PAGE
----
I think this is extremely negative in many ways for our society, but certainly for knowledge work, it's impossible to behave in that way. If you fundamentally believe, as you should, that your people are your competitive advantage, because after all, IP, intellectual property, can be stolen or replaced. What's critical is the ability of your people to develop new intellectual property and new ideas in response to the changing economy and changing market conditions. If you fundamentally believe that, then you need to invest in your people, you need to treat them in a Theory Y way, you need to invest in developing their capabilities, you need to assume that they're not actually completely replaceable but actually you do need to invest in them and develop their career, and help them align what they want to do and their passions with the purpose of the company.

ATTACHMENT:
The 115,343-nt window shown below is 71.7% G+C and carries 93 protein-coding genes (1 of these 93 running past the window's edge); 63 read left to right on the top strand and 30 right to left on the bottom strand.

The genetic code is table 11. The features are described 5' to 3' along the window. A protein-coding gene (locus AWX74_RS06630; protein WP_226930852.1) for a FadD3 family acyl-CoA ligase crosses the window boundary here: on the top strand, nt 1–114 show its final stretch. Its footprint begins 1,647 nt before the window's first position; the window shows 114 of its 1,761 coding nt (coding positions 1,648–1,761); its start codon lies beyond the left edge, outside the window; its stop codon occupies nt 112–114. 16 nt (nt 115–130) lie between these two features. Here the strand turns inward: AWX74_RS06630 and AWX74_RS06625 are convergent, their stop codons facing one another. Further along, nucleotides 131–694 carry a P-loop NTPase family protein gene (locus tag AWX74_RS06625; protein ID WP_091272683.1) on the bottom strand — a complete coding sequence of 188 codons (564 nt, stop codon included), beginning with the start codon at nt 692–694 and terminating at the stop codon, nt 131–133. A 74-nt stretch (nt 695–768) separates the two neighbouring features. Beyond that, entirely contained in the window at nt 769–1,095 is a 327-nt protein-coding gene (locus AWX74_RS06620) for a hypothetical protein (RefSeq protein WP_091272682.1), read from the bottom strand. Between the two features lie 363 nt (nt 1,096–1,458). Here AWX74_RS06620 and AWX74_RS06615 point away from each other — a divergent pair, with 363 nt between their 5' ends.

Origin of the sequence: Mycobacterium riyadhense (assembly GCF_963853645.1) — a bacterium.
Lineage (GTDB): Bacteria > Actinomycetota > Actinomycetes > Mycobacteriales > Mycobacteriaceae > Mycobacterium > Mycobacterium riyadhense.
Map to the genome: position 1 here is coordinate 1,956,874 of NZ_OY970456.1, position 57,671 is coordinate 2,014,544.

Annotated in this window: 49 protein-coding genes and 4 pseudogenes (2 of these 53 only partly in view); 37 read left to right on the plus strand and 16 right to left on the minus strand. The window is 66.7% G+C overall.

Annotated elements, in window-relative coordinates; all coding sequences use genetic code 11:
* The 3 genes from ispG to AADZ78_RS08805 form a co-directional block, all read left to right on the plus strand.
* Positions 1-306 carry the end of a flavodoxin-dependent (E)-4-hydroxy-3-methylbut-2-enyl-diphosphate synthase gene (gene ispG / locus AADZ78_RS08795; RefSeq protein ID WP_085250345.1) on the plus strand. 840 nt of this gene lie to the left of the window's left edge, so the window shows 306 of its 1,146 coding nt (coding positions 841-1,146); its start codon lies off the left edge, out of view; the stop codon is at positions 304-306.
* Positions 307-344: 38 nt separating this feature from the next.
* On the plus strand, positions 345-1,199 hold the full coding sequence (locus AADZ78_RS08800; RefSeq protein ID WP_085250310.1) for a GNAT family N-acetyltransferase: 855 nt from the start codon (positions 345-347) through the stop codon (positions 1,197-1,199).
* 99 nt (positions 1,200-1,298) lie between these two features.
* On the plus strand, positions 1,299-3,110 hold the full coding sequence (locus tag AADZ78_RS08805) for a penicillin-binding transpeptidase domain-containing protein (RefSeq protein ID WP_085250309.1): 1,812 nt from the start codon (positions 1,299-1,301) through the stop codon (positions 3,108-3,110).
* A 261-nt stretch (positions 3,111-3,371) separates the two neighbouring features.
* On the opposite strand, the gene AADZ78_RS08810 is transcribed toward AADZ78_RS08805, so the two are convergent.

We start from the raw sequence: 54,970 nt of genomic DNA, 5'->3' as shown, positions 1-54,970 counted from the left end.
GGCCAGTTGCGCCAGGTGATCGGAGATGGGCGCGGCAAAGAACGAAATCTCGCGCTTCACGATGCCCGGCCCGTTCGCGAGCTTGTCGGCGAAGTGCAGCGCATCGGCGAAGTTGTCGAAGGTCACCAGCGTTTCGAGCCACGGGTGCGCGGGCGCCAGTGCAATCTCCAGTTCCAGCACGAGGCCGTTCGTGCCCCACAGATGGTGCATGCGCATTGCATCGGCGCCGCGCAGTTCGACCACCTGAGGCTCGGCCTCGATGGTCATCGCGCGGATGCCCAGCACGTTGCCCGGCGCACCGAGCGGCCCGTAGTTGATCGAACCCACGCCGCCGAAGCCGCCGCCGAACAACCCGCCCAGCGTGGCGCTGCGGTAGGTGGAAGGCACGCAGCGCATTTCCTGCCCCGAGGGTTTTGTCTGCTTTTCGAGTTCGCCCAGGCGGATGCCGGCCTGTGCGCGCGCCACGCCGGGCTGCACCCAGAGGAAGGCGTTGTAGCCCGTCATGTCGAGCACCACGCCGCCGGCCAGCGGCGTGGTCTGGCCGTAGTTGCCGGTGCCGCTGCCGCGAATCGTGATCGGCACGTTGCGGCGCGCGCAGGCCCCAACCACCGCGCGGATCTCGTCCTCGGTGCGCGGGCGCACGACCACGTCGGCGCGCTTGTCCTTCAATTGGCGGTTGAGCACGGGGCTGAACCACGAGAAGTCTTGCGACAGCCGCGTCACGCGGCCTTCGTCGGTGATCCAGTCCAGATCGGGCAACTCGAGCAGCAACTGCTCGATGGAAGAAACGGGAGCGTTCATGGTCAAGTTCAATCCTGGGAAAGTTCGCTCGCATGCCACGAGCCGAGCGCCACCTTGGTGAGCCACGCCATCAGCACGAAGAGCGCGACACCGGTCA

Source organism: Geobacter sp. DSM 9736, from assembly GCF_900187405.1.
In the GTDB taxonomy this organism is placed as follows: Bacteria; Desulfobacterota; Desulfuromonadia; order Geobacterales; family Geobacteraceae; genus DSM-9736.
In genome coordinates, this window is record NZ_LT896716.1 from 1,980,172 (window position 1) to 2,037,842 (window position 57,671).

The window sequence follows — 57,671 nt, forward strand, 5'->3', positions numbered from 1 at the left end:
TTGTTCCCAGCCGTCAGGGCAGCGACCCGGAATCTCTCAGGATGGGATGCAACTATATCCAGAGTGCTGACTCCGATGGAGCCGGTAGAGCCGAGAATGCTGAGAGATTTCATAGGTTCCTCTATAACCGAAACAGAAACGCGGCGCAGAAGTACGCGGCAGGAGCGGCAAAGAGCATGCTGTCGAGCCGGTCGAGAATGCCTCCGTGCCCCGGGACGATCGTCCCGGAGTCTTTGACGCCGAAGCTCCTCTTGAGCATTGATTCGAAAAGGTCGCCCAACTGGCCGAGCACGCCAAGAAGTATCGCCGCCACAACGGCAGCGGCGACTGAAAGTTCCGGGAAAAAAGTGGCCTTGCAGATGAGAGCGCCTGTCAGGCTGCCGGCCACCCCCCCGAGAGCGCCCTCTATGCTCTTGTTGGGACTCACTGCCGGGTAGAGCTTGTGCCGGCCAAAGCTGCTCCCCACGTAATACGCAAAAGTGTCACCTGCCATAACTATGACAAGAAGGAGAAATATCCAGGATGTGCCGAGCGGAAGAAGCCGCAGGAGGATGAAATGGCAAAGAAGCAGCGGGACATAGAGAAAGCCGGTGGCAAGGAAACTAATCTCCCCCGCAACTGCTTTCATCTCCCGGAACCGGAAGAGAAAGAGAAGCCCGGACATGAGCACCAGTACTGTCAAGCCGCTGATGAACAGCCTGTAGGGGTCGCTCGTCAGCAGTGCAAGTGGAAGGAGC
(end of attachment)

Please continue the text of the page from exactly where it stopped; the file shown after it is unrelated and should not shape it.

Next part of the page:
That's the work of management. So here are some exercises. Do you do regular one-on-ones with your employees, your direct reports? How often do you do them? Do you know what motivates your people, both professionally and in their wider life? What can you do to find ways to align their passions and their motivations with the work that you have available? How can you help them develop their careers? Do you know what their goals are for the next year, or for the next three years? Have you discussed how they can develop their careers in pursuit of their goals in a way that is aligned with what the company needs?